“I cannot tell you the number of musicians who have said Carl was a tremendously important figure in their musical development,” Dave DePeters, CEO of the National Repertory Orchestra, wrote in an email. “After musicians win their first job (quite often just after leaving the NRO), their first call is to their parents, and their second call is to Carl. That is how much he means to these musicians. He agonizes over the audition process, and after listening to over 850 auditions a year, he will give comments to anyone who asks — whether they are accepted or not. It is remarkable.” Topilow estimates that he has listened to 32,000 NRO Auditions, and has mentored 125 conductors through the NRO and CIM programs.
Topilow has also played a role in advancing the careers of performers who come from outside the classical world. “It’s because of Carl that I have a symphony career,” singer Connor O’Brien said in an interview with ClevelandClassical.com prior to his 2015 New Year’s Eve appearance with the Cleveland Pops. “Growing up in Ashtabula, I remember when Carl started these concerts, and I remember thinking that I needed to find a way to meet him. I guess I pulled that off years later. Carl has changed my life in a lot of ways. We’ve become very good friends and I’m very thankful for him.”
Laurie Korobkin, executive director of the Firelands Symphony in Sandusky, credits Topilow with breathing new life into the 35-year-old community-based orchestra. “Sandusky is a special community of people, and has strong support for arts,” Korobkin said, “but he dialed us up, and is completely responsible for the professional orchestra that we present to our patrons.”
Korobkin said that Topilow also understands the musical tastes of the community. “When he came on 10 years ago, we had 55 season subscribers and this season we have 566. That sort of says it in a nutshell. Carl produces and presents concerts that are tailored to our audience. He selects pieces that he knows our patrons will enjoy. I think that makes a big difference in our town.”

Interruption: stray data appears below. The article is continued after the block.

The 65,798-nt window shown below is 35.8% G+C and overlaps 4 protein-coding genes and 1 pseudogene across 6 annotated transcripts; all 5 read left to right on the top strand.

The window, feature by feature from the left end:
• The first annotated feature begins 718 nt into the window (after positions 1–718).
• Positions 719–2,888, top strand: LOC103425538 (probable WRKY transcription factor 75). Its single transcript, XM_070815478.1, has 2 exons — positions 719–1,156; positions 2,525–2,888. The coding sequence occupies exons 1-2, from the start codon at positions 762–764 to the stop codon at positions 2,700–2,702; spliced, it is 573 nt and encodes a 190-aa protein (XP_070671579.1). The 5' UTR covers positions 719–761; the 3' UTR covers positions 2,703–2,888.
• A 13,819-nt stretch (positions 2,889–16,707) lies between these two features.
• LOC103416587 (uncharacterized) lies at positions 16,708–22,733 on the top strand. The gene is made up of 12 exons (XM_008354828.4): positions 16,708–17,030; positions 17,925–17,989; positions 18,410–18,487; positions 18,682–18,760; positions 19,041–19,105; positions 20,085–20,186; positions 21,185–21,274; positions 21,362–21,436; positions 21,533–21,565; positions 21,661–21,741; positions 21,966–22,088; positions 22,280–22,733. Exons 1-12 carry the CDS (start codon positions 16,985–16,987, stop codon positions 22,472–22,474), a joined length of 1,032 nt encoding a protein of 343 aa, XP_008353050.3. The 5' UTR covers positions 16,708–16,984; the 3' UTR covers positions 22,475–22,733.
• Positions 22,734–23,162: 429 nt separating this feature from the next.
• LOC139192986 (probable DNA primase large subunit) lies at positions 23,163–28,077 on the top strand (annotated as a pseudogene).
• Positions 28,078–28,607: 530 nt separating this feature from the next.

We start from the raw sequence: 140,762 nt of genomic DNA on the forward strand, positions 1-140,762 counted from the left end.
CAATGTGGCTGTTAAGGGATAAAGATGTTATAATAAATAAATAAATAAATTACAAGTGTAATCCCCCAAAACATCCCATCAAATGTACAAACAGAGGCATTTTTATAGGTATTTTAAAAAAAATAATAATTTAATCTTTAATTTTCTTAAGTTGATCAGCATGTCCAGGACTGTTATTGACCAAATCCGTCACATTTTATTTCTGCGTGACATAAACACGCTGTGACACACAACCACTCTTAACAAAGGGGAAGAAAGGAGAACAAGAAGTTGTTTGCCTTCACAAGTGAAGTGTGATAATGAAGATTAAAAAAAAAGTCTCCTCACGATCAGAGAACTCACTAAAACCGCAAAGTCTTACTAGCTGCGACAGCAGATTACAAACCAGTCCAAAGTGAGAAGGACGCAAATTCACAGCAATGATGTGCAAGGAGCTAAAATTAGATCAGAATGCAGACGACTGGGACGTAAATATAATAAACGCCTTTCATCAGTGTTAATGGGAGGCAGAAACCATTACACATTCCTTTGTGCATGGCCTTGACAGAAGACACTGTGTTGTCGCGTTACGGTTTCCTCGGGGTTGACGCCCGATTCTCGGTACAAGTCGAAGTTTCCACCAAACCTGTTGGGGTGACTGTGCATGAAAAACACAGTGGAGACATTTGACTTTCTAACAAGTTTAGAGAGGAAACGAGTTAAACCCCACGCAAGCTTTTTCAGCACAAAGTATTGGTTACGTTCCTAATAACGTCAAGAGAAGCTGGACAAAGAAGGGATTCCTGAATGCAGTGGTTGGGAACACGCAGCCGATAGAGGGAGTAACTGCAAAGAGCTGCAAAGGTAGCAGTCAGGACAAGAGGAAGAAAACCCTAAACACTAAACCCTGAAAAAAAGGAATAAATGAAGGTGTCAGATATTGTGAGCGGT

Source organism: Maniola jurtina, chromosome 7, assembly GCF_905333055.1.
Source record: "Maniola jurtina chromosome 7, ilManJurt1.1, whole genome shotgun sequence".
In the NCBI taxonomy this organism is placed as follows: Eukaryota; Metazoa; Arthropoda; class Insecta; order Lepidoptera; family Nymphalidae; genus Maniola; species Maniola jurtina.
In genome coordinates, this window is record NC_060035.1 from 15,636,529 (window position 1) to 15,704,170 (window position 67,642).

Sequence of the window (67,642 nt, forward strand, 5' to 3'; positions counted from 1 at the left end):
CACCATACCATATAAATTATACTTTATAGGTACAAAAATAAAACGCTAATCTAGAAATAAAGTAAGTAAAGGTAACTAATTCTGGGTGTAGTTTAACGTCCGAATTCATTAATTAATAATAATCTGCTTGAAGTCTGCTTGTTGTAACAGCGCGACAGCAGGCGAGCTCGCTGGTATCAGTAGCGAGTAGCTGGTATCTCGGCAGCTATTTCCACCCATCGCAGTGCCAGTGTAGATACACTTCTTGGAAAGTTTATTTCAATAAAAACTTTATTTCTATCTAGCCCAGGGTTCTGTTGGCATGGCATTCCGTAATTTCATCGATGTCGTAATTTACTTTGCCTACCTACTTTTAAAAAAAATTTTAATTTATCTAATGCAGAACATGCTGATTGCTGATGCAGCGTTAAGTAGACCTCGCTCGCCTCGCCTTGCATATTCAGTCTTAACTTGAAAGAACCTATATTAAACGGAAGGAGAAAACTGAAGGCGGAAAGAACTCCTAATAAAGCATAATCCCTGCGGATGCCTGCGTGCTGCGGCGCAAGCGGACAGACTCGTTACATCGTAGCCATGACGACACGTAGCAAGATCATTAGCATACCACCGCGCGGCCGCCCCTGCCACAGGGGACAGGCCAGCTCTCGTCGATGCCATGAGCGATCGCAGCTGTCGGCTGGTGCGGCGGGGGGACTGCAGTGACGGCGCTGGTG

When it comes to an audience fan base, I can attest that there is none more loyal to Topilow than that of the Cleveland Pops Orchestra. “The board often asks me — what is it about Carl?” Shirley Morgenstern, executive director of the Cleveland Pops Orchestra, said in a conversation in her office. “I always say, I’ll tell you exactly what it is because I’ve been in show business all my life — Carl makes you feel that you are part of the experience, not watching it. And that’s something you cannot teach.”
Morgenstern, who is also married to Topilow, said that she enjoys seeing his personality come out during performances. “He loves people and absolutely loves what he’s doing. He values the gift that he has been given, and loves to share. When we got married he would complain that there was no pops orchestra in Cleveland, so I said, let’s just start one. I got a bunch of my friends together at the Beachwood Chamber of Commerce. Knowing his personality and watching him onstage, I knew it would be successful.”
Winding up our conversation, I asked Topilow there was an accomplishment that he was most proud of. Without missing a beat he said, “I’m most proud of my family.” His daughter Emily attends Bowling Green State University where she is majoring in psychology and is a violinist with the university orchestra. His daughter Jenny is a violinist in the Charlotte Symphony Orchestra. “We also have two grandchildren, one boy and one girl,” Topilow said smiling. “We visited them a couple of weeks ago and it was great to see them. Thanks goodness for Facetime.”
Published on ClevelandClassical.com April 10, 2018.